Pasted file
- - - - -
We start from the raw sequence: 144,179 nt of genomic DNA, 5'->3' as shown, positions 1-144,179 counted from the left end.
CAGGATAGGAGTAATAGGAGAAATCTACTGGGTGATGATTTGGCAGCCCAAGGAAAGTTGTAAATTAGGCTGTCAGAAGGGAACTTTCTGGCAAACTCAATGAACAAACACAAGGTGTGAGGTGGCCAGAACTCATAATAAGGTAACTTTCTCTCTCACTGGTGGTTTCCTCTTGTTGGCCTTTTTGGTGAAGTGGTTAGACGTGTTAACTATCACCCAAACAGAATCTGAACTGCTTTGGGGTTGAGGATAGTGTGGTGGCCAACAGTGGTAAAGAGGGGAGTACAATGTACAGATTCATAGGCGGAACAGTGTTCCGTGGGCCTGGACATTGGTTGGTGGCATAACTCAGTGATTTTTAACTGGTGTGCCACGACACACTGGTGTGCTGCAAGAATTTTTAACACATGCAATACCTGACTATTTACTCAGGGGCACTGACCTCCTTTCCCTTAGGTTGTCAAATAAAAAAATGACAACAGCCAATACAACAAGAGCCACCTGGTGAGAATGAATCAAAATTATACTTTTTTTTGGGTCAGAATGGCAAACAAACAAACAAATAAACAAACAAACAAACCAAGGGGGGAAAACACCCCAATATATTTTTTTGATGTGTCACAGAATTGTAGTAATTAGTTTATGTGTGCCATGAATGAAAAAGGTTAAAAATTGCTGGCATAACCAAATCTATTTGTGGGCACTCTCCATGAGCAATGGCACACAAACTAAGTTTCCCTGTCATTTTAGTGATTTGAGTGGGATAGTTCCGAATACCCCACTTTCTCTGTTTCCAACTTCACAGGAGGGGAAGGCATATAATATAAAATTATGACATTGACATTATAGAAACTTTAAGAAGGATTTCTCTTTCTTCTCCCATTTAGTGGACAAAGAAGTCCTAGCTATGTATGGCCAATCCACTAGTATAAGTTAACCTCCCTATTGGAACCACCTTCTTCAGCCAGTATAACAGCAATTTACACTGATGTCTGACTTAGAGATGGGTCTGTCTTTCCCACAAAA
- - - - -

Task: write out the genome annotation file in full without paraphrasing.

We start from the raw sequence: 144,179 nt of genomic DNA, 5'->3' as shown, positions 1-144,179 counted from the left end.
CAGGATAGGAGTAATAGGAGAAATCTACTGGGTGATGATTTGGCAGCCCAAGGAAAGTTGTAAATTAGGCTGTCAGAAGGGAACTTTCTGGCAAACTCAATGAACAAACACAAGGTGTGAGGTGGCCAGAACTCATAATAAGGTAACTTTCTCTCTCACTGGTGGTTTCCTCTTGTTGGCCTTTTTGGTGAAGTGGTTAGACGTGTTAACTATCACCCAAACAGAATCTGAACTGCTTTGGGGTTGAGGATAGTGTGGTGGCCAACAGTGGTAAAGAGGGGAGTACAATGTACAGATTCATAGGCGGAACAGTGTTCCGTGGGCCTGGACATTGGTTGGTGGCATAACTCAGTGATTTTTAACTGGTGTGCCACGACACACTGGTGTGCTGCAAGAATTTTTAACACATGCAATACCTGACTATTTACTCAGGGGCACTGACCTCCTTTCCCTTAGGTTGTCAAATAAAAAAATGACAACAGCCAATACAACAAGAGCCACCTGGTGAGAATGAATCAAAATTATACTTTTTTTTGGGTCAGAATGGCAAACAAACAAACAAATAAACAAACAAACAAACCAAGGGGGGAAAACACCCCAATATATTTTTTTGATGTGTCACAGAATTGTAGTAATTAGTTTATGTGTGCCATGAATGAAAAAGGTTAAAAATTGCTGGCATAACCAAATCTATTTGTGGGCACTCTCCATGAGCAATGGCACACAAACTAAGTTTCCCTGTCATTTTAGTGATTTGAGTGGGATAGTTCCGAATACCCCACTTTCTCTGTTTCCAACTTCACAGGAGGGGAAGGCATATAATATAAAATTATGACATTGACATTATAGAAACTTTAAGAAGGATTTCTCTTTCTTCTCCCATTTAGTGGACAAAGAAGTCCTAGCTATGTATGGCCAATCCACTAGTATAAGTTAACCTCCCTATTGGAACCACCTTCTTCAGCCAGTATAACAGCAATTTACACTGATGTCTGACTTAGAGATGGGTCTGTCTTTCCCACAAAA